The EVS (European Volunteer Service) volunteers put on a photo workshop for the youth in Vardenis and Stepanavan the last couple weeks. First, kids from Vardenis went to Stepanavan for a weekend. On Monday and Tuesday, the Stepanavan kids visited Vardenis. Since it was at the Y, and I’m friends with all the EVS people, I was happy to help out. The kids were between 10-17, and there were 20 of them. They wrote a story that they would then create using photographs. Even though they were crazy, it was fun to work with them and help them make something creative. It reminded me of my days at MacArthur where we would have so much fun making stuff for video production class. Kids here don’t have those same opportunities, so it was great to see them make something fun and use their imaginations. My group’s theme was freedom, and they made a story about getting arrested and then breaking out of prison. They really had fun with it. They even got the local police force in on it, using an officer in some photos to help tell the story. Besides the actual workshop, there were meals to prepare for the kids, cleaning up after the meals, and other random tasks to do. Plus, the Y didn’t have water for those days, so we also took turns making trips to this random outdoor bathtub that had constantly flowing water nearby. All in all, it was fun to help out, and even better to see the kids’ perspectives broadened a bit between the traveling and the new ideas of using photography as a medium.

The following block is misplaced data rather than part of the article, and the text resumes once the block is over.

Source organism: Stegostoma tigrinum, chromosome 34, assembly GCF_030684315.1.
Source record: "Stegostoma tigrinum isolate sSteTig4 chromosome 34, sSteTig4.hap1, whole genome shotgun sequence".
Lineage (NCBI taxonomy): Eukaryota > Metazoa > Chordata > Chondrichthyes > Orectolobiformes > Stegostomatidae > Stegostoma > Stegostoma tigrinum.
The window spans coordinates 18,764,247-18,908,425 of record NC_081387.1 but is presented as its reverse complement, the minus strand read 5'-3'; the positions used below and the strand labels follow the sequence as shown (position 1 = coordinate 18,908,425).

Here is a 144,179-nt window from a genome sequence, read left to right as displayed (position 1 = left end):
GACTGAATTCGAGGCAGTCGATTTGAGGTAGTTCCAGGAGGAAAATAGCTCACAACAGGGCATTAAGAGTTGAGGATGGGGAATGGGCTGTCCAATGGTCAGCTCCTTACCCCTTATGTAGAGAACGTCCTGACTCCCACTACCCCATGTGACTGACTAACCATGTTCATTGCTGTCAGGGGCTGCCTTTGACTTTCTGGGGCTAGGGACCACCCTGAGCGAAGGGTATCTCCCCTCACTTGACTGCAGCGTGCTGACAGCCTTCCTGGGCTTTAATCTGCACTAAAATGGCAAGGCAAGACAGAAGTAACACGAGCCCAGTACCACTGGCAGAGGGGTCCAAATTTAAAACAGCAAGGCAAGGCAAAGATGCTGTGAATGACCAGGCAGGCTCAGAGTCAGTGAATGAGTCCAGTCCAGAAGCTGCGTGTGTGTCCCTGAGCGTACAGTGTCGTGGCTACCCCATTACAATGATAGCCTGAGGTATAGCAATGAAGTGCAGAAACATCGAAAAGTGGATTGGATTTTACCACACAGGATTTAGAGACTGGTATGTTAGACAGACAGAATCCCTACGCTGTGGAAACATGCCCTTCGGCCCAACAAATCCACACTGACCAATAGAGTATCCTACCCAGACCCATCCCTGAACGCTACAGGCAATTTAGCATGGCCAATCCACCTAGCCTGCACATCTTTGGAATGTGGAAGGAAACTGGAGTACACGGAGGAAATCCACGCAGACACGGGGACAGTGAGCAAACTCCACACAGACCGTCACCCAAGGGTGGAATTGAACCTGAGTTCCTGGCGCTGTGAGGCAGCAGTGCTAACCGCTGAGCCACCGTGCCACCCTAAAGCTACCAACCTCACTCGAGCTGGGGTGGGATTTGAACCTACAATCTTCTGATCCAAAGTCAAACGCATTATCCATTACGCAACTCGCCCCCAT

Thus, yesterday was my first day off duty for Christmas break. We’re shut down until the 17th I think. I really felt the upcoming holiday celebration’s imminence as the family bustled about preparing food and buying things. My host dad said once that they spend $1500 on New Year’s. It’s especially ridiculous when you consider how little they make in one year. I saw that money at work the last couple days. 30 kilos of meat, a mountain of lavash, and the ingredients for 5 large cakes, among other items, have flowed in lately. I wasn’t surprised when my host mom asked for next month’s money a couple days early. I said no problem, but also explained that if I move out, they have to pay me back. I wonder how smoothly that will work…

So now I am excited for the upcoming days. I am a bit apprehensive because I envision a lot of craziness and no down time to recover. Plus, they tend to want me to be a camera man at all times during celebrations. But the amount of food and drink to be had is enticing. And just to see the way they do everything. I have heard that it is a competition for guests. People will stay home and wait for others to come to their house. So it becomes a cat and mouse game, where everyone is waiting on everyone else. They also don’t formally invite you over, you’re just supposed to barge in (so I’ve heard). That is a bit uncomfortable for me, but I have to get over it. One of the girls at work explained that to us, and said, “I hope you will come to our house.” And I’m also not sure if you’re supposed to bring gifts with you when you visit or not. Observation will guide me. Besides my family, I will definitely go to my language teacher’s house, and the girl from work’s house. Other than that, I have no idea what will happen. Of course, a full debriefing will follow.

Okay, until tomorrow, when I will post my year in review.


One Response to “Gavar, Workshops, and New Year’s Prep”

  1. Kelsey Says:

    Love the candles kev 🙂